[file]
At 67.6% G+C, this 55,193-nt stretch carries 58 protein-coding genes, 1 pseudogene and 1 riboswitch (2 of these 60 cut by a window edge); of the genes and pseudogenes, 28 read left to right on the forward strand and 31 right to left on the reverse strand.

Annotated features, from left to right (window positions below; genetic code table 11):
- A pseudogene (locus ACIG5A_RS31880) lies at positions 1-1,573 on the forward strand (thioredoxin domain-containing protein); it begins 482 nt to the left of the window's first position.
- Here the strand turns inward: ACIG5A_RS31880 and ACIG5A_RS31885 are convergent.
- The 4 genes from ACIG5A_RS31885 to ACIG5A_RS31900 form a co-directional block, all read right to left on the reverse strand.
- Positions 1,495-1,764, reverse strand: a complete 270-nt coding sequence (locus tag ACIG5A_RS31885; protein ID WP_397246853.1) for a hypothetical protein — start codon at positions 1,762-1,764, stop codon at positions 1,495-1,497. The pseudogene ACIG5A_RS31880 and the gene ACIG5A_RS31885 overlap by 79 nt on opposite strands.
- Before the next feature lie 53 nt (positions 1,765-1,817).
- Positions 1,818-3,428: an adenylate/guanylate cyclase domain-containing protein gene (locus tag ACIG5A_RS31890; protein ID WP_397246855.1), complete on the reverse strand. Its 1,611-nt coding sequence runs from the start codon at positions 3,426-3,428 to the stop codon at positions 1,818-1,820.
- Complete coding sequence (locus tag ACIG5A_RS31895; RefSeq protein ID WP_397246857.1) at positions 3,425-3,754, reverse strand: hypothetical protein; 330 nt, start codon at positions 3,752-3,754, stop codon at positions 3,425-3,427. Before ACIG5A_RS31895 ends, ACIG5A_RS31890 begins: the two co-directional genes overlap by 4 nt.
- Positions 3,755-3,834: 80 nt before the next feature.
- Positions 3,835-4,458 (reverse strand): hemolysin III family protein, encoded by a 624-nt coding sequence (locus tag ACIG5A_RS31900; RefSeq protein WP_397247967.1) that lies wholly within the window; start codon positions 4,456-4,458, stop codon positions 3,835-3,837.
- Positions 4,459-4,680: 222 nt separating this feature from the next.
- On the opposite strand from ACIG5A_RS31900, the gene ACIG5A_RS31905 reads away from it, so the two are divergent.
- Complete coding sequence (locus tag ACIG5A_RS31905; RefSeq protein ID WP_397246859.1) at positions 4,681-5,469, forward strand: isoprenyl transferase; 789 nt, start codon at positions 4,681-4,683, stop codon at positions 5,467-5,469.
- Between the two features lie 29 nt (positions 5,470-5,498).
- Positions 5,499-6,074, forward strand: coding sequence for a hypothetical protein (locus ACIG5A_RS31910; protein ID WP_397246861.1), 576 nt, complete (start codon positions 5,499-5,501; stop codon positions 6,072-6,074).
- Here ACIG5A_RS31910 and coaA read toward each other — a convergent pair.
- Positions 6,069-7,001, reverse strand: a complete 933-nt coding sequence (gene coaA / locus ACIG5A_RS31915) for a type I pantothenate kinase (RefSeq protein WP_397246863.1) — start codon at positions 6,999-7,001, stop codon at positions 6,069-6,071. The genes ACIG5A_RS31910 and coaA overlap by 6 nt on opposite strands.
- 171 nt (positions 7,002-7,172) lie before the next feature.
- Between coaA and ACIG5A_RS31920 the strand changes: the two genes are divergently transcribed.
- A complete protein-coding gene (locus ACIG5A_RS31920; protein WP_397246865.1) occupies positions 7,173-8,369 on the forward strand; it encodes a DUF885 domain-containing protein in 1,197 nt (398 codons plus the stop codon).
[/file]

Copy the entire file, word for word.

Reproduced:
At 67.6% G+C, this 55,193-nt stretch carries 58 protein-coding genes, 1 pseudogene and 1 riboswitch (2 of these 60 cut by a window edge); of the genes and pseudogenes, 28 read left to right on the forward strand and 31 right to left on the reverse strand.

Annotated features, from left to right (window positions below; genetic code table 11):
- A pseudogene (locus ACIG5A_RS31880) lies at positions 1-1,573 on the forward strand (thioredoxin domain-containing protein); it begins 482 nt to the left of the window's first position.
- Here the strand turns inward: ACIG5A_RS31880 and ACIG5A_RS31885 are convergent.
- The 4 genes from ACIG5A_RS31885 to ACIG5A_RS31900 form a co-directional block, all read right to left on the reverse strand.
- Positions 1,495-1,764, reverse strand: a complete 270-nt coding sequence (locus tag ACIG5A_RS31885; protein ID WP_397246853.1) for a hypothetical protein — start codon at positions 1,762-1,764, stop codon at positions 1,495-1,497. The pseudogene ACIG5A_RS31880 and the gene ACIG5A_RS31885 overlap by 79 nt on opposite strands.
- Before the next feature lie 53 nt (positions 1,765-1,817).
- Positions 1,818-3,428: an adenylate/guanylate cyclase domain-containing protein gene (locus tag ACIG5A_RS31890; protein ID WP_397246855.1), complete on the reverse strand. Its 1,611-nt coding sequence runs from the start codon at positions 3,426-3,428 to the stop codon at positions 1,818-1,820.
- Complete coding sequence (locus tag ACIG5A_RS31895; RefSeq protein ID WP_397246857.1) at positions 3,425-3,754, reverse strand: hypothetical protein; 330 nt, start codon at positions 3,752-3,754, stop codon at positions 3,425-3,427. Before ACIG5A_RS31895 ends, ACIG5A_RS31890 begins: the two co-directional genes overlap by 4 nt.
- Positions 3,755-3,834: 80 nt before the next feature.
- Positions 3,835-4,458 (reverse strand): hemolysin III family protein, encoded by a 624-nt coding sequence (locus tag ACIG5A_RS31900; RefSeq protein WP_397247967.1) that lies wholly within the window; start codon positions 4,456-4,458, stop codon positions 3,835-3,837.
- Positions 4,459-4,680: 222 nt separating this feature from the next.
- On the opposite strand from ACIG5A_RS31900, the gene ACIG5A_RS31905 reads away from it, so the two are divergent.
- Complete coding sequence (locus tag ACIG5A_RS31905; RefSeq protein ID WP_397246859.1) at positions 4,681-5,469, forward strand: isoprenyl transferase; 789 nt, start codon at positions 4,681-4,683, stop codon at positions 5,467-5,469.
- Between the two features lie 29 nt (positions 5,470-5,498).
- Positions 5,499-6,074, forward strand: coding sequence for a hypothetical protein (locus ACIG5A_RS31910; protein ID WP_397246861.1), 576 nt, complete (start codon positions 5,499-5,501; stop codon positions 6,072-6,074).
- Here ACIG5A_RS31910 and coaA read toward each other — a convergent pair.
- Positions 6,069-7,001, reverse strand: a complete 933-nt coding sequence (gene coaA / locus ACIG5A_RS31915) for a type I pantothenate kinase (RefSeq protein WP_397246863.1) — start codon at positions 6,999-7,001, stop codon at positions 6,069-6,071. The genes ACIG5A_RS31910 and coaA overlap by 6 nt on opposite strands.
- 171 nt (positions 7,002-7,172) lie before the next feature.
- Between coaA and ACIG5A_RS31920 the strand changes: the two genes are divergently transcribed.
- A complete protein-coding gene (locus ACIG5A_RS31920; protein WP_397246865.1) occupies positions 7,173-8,369 on the forward strand; it encodes a DUF885 domain-containing protein in 1,197 nt (398 codons plus the stop codon).